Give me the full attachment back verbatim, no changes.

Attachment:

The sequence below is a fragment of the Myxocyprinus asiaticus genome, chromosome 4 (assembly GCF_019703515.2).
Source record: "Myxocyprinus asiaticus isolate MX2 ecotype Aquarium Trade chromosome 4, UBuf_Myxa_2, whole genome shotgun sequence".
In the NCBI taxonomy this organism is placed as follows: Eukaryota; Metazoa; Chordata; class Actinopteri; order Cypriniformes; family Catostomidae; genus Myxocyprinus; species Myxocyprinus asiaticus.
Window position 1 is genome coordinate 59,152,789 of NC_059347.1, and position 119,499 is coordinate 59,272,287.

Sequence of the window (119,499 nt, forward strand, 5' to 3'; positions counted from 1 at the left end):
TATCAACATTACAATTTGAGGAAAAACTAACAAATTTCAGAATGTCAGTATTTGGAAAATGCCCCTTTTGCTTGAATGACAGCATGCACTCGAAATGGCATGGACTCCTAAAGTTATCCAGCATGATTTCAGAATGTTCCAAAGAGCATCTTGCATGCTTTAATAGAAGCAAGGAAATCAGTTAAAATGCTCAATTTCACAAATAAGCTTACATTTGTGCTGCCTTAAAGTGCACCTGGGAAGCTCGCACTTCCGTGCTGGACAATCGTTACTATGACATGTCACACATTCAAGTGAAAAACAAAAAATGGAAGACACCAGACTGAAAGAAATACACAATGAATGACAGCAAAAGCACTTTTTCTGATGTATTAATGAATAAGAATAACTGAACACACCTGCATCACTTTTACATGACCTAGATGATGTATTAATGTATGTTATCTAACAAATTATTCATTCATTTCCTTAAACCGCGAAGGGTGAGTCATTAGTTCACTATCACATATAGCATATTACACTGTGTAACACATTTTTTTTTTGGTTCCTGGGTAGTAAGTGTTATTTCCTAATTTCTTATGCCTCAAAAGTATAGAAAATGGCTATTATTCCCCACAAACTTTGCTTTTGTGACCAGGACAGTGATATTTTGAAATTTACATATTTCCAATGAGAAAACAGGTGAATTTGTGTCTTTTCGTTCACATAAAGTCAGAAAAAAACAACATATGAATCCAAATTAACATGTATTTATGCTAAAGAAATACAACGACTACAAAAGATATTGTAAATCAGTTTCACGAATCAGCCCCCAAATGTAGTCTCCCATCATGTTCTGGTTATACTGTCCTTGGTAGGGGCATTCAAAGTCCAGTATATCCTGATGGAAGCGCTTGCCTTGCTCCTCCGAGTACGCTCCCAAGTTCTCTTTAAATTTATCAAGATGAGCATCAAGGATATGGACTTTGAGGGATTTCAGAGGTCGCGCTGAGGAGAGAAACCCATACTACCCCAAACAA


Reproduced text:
The sequence below is a fragment of the Myxocyprinus asiaticus genome, chromosome 4 (assembly GCF_019703515.2).
Source record: "Myxocyprinus asiaticus isolate MX2 ecotype Aquarium Trade chromosome 4, UBuf_Myxa_2, whole genome shotgun sequence".
In the NCBI taxonomy this organism is placed as follows: Eukaryota; Metazoa; Chordata; class Actinopteri; order Cypriniformes; family Catostomidae; genus Myxocyprinus; species Myxocyprinus asiaticus.
Window position 1 is genome coordinate 59,152,789 of NC_059347.1, and position 119,499 is coordinate 59,272,287.

Sequence of the window (119,499 nt, forward strand, 5' to 3'; positions counted from 1 at the left end):
TATCAACATTACAATTTGAGGAAAAACTAACAAATTTCAGAATGTCAGTATTTGGAAAATGCCCCTTTTGCTTGAATGACAGCATGCACTCGAAATGGCATGGACTCCTAAAGTTATCCAGCATGATTTCAGAATGTTCCAAAGAGCATCTTGCATGCTTTAATAGAAGCAAGGAAATCAGTTAAAATGCTCAATTTCACAAATAAGCTTACATTTGTGCTGCCTTAAAGTGCACCTGGGAAGCTCGCACTTCCGTGCTGGACAATCGTTACTATGACATGTCACACATTCAAGTGAAAAACAAAAAATGGAAGACACCAGACTGAAAGAAATACACAATGAATGACAGCAAAAGCACTTTTTCTGATGTATTAATGAATAAGAATAACTGAACACACCTGCATCACTTTTACATGACCTAGATGATGTATTAATGTATGTTATCTAACAAATTATTCATTCATTTCCTTAAACCGCGAAGGGTGAGTCATTAGTTCACTATCACATATAGCATATTACACTGTGTAACACATTTTTTTTTTGGTTCCTGGGTAGTAAGTGTTATTTCCTAATTTCTTATGCCTCAAAAGTATAGAAAATGGCTATTATTCCCCACAAACTTTGCTTTTGTGACCAGGACAGTGATATTTTGAAATTTACATATTTCCAATGAGAAAACAGGTGAATTTGTGTCTTTTCGTTCACATAAAGTCAGAAAAAAACAACATATGAATCCAAATTAACATGTATTTATGCTAAAGAAATACAACGACTACAAAAGATATTGTAAATCAGTTTCACGAATCAGCCCCCAAATGTAGTCTCCCATCATGTTCTGGTTATACTGTCCTTGGTAGGGGCATTCAAAGTCCAGTATATCCTGATGGAAGCGCTTGCCTTGCTCCTCCGAGTACGCTCCCAAGTTCTCTTTAAATTTATCAAGATGAGCATCAAGGATATGGACTTTGAGGGATTTCAGAGGTCGCGCTGAGGAGAGAAACCCATACTACCCCAAACAA